Sweet dreams. Close up of nice dog lying on the floor and sleeping with young woman brushing it
Dmytro Zinkevych/Shutterstock

Brush your pup

“Brushing helps a lot. Not just before the appointment; try to do it every so often. Especially when the weather changes, like in spring and early summer, when they’re shedding their winter coat. Brushing them regularly helps decrease shedding.” —Crutsinger

“Make sure you’re brushing them at home; it keeps the dogs from getting those painful mats. Not only do they make the grooming take longer, they’re painful for your dog, too.” —White

Miniature Schnauzer trimming

Some things you do (or don’t do) make our jobs harder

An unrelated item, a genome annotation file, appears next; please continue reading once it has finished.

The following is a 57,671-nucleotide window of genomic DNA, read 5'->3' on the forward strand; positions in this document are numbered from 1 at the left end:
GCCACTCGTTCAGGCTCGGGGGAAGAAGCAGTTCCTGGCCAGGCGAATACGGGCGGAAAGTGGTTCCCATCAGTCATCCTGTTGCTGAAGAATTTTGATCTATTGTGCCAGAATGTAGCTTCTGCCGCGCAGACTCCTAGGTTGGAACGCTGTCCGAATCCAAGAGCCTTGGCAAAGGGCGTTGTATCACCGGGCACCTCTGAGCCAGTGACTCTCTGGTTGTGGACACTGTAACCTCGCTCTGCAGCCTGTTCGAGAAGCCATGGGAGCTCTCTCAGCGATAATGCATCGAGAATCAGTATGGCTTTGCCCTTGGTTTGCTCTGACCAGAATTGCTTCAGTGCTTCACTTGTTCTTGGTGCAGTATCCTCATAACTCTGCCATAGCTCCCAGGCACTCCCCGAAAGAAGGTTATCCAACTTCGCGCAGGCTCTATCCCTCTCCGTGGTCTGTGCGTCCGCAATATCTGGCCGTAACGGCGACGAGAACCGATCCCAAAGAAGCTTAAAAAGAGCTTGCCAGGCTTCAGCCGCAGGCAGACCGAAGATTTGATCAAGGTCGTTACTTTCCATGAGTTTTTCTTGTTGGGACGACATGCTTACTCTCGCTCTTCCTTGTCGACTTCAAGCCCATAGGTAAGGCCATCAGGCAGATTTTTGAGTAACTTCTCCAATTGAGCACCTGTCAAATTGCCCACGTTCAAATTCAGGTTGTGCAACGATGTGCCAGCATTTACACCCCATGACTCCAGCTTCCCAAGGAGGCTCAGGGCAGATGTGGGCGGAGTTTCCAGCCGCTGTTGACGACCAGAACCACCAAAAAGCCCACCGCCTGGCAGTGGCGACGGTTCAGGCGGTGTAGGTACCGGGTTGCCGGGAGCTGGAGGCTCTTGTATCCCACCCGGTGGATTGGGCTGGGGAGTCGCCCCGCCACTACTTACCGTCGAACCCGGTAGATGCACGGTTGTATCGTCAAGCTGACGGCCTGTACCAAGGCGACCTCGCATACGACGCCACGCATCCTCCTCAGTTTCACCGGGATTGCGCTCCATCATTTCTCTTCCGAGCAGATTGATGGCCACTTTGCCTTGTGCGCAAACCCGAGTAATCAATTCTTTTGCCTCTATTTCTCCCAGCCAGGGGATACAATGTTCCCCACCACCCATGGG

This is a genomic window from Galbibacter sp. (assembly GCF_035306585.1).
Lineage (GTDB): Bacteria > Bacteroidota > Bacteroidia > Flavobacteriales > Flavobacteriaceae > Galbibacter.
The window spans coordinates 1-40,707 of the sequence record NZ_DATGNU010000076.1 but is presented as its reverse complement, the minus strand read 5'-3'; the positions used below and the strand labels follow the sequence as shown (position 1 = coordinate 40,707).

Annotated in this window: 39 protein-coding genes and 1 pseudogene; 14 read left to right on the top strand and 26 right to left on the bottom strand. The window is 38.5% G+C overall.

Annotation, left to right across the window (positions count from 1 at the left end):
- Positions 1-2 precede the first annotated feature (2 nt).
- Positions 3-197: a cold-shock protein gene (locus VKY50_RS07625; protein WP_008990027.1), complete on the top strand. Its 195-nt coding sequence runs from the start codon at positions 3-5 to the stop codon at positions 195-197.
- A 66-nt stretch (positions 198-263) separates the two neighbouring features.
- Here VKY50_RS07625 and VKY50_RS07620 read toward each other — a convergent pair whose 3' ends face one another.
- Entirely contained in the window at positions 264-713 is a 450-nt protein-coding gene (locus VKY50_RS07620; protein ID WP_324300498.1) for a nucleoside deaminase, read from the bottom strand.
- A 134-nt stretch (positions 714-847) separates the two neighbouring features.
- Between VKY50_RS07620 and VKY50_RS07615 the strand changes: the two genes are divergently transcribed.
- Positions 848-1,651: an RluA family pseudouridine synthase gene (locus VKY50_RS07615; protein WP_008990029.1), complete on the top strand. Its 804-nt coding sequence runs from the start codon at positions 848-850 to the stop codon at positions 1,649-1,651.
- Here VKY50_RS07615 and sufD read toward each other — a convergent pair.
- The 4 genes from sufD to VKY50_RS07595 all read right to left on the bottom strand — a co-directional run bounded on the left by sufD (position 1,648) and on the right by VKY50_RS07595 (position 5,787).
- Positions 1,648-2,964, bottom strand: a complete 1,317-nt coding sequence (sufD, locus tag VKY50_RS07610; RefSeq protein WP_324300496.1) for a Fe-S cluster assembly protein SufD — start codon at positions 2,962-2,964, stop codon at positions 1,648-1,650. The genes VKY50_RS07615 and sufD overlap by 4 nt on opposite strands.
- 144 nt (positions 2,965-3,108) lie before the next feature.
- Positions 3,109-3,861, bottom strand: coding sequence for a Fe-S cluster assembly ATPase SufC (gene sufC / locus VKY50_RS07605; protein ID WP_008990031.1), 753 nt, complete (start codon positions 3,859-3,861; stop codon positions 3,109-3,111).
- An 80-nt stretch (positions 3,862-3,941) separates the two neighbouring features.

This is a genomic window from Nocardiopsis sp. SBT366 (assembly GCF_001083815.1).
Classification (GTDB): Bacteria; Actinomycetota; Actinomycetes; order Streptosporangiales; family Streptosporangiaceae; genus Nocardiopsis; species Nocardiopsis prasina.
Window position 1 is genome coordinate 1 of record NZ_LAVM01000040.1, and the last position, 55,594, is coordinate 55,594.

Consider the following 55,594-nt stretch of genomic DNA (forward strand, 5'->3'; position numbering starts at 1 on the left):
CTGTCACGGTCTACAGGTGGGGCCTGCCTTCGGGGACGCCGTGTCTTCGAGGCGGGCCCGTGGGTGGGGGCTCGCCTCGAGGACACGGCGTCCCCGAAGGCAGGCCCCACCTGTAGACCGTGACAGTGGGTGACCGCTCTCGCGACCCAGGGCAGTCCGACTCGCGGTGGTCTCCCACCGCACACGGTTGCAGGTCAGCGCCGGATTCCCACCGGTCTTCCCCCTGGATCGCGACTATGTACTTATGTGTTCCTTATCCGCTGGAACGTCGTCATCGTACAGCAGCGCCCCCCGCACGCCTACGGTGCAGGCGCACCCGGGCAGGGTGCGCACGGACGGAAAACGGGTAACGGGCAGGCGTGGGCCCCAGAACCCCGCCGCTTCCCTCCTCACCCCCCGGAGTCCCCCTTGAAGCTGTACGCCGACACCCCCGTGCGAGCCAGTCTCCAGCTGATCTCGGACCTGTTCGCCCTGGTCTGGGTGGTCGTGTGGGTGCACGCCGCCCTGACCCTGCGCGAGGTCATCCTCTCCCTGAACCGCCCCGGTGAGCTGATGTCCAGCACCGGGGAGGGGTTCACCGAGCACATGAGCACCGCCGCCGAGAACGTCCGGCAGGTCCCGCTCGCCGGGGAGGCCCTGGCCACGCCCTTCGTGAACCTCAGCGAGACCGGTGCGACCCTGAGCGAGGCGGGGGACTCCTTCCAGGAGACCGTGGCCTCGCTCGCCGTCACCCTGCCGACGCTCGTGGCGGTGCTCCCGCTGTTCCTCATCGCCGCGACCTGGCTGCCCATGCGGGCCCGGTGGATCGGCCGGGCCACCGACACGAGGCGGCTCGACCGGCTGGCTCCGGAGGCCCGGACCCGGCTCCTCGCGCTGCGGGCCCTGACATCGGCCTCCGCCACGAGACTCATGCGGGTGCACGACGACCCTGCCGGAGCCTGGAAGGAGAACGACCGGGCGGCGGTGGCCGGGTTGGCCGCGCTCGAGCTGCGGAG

“The only thing that I wish all pet owners would do is take care of their dogs on a regular basis. The dogs can’t talk, so it’s up to you to figure out what’s the best schedule for your dog. Every dog needs to be groomed just a little bit every four to six weeks. If [owners] don’t do that, I have to deal with a lot of matted dogs. When they get to that point, it gets very painful. Imagine that someone’s grooming your tangled hair constantly. I have to pull through that knotted hair and pull it out, and that makes the whole grooming experience uncomfortable for them. If they seem like they hate being groomed, that’s most likely why, and many owners don’t get that. Do some grooming on your own frequently, and you’ll avoid that discomfort for them, or having to have them completely shaved down. That’s not fun for me or the dog.” —Alimashrab. These are the 14 things you do all the time that your dog secretly hates.